tue 04/08/2020

Vogt, Czech Philharmonic Orchestra, Gardiner, Royal Albert Hall | reviews, news & interviews

Vogt, Czech Philharmonic Orchestra, Gardiner, Royal Albert Hall

Vogt, Czech Philharmonic Orchestra, Gardiner, Royal Albert Hall

Gardiner gets all Romantic with a splendid Czech platter

Sadly, no. What one always forgets with Gardiner is that, before the Bach pilgrimage, before the knighthood, before much of his most interesting work, way back, when he knew what white tie was - and we knew nothing of the strange Chinese waiters' outfits that he is now so attached to - this great innovator was a jobbing conductor doing the rounds of the symphony orchestras. Gardiner's Baroque work always ran in tandem with more conventional symphonic fare. And these parallel traditions have influenced each other down the years. Today, historical accuracy is held in check, and even - as in last night's Prom - led, by an impulsive, Romantic spirit.
It's something that particularly suits the splendid array of Czech works that were on offer, all of which have some passages that lend themselves to period-performance paring down and some that lend themselves to Romantic reverie. For much of the time, Gardiner seemed more comfortable and interested in indulging the romance than in sweeping it away. Dvořák's Carnival overture was attacked hell for leather - without immediate regard for complete synchronisation - reigned in for a remarkable passage of fragrant stillness on a rocking oboe and then exploded to the furthest reaches of the hall. Carnivalesque, indeed.
Martinů's Sixth Symphony, Fantasies symphoniques, and its fleeting passages of romance, menace and burbling is less superficially carnivalesque in tenor but requires as much fleetness and control as any circus performance, so brief are the images, so quickly do they morph. Gardiner was helped out by an extraordinary woodwind section, who burred away beautifully and in ever stranger ways, now resembling bees in a bottle, now a Barbara Windsor giggle, now a hessian mesh. Gardiner had no problem in structuring the disparate ideas, skewering the Janáček-like rhythmic cells that bubble up all over the place with a central melodic kebab stick. As my colleague David Nice has said elsewhere on this site, the work is a masterpiece, but one that is so delicate, so evanescent, that words do little justice to its ways.
The Grieg Piano Concerto came in for a little spring clean from both Gardiner and soloist Lars Vogt, but never so much so that you ever felt that they were trying to bleed the Romanticism out of the work. There was a light tidying up of certain passages, a withholding of dynamics, but none of the brooding moodiness, or the slow pacing was anything other than heightened. In fact, Vogt often ramped up the contrasts, the tracery whisper always giving way to a sudden fearsome amount of force. The orchestra and piano clubbed together for a nicely thuggish rendition of the heavy-footed third movement. This was a powerful presentation, devoid of schmaltz, big on muscle. As was a part of Vogt's encore, Chopin's Nocturne No 20 in C sharp minor, though never for long.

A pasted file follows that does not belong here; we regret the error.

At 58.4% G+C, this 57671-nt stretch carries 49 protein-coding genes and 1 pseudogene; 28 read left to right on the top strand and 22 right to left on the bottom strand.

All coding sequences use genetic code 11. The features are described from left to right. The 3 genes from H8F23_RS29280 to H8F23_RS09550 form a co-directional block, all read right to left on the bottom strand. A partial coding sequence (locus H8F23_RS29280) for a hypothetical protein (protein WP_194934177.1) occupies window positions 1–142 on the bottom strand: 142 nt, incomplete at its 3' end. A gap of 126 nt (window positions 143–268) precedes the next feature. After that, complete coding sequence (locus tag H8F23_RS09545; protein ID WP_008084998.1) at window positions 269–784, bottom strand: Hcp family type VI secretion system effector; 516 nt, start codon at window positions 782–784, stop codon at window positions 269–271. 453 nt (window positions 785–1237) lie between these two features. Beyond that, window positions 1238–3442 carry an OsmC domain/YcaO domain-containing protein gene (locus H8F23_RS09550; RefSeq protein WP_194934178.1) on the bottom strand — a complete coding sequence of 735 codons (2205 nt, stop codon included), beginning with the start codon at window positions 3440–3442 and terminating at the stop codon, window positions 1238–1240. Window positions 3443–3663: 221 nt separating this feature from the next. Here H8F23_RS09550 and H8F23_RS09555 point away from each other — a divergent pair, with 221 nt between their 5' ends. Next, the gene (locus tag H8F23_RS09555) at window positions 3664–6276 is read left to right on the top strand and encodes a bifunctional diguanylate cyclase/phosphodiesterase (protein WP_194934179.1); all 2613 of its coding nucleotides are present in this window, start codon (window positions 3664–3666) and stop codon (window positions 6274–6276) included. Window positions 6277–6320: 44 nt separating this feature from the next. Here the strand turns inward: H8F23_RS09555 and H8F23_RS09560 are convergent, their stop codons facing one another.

One fun game to be had during this celebration of all things Czech was to try to spot Czech-ness in the work of the four Czech composers on display - a difficult concept to pin down. I was especially interested in the aural trail that this concert seemed to offer for Martinů's woodwind burrs. It led directly to Janáček's Ballad of Blaník, performed after the second interval, and the little cells that seem to fragment off the cyclical clarinet motif at the start. But then came Dvořák's Eighth, in whose slow movement one hears a similar cell-like phrase crop up again and again as a counter-rhythm, first in the woodwind, then in the first violins. A lot of thought had gone into this programme and these performances.
Only the first movement of the Eighth appeared a little under rehearsed and failed to hang together or climax adequately. The molasses-like hue to the orchestra, the quite unique depth to the cello and double-bass sound, came in handy in the Eighth's finale, where bassoons and double-basses lead a part militaristic, part gamboling, part demonic march down through the keys, in a Wagner-like bit of harmonic slippage. It was glorious. Yet, not my favourite moment. That was reserved for Gardiner's way with the dances - the Slavonic Dance, Op 46 No 1, encore and the Allegretto grazioso minuet and trio of the Eighth - which were both bracingly swift and elegantly sentimental. This concert marked no defection. It heralded what Bill Clinton would call triangulation.

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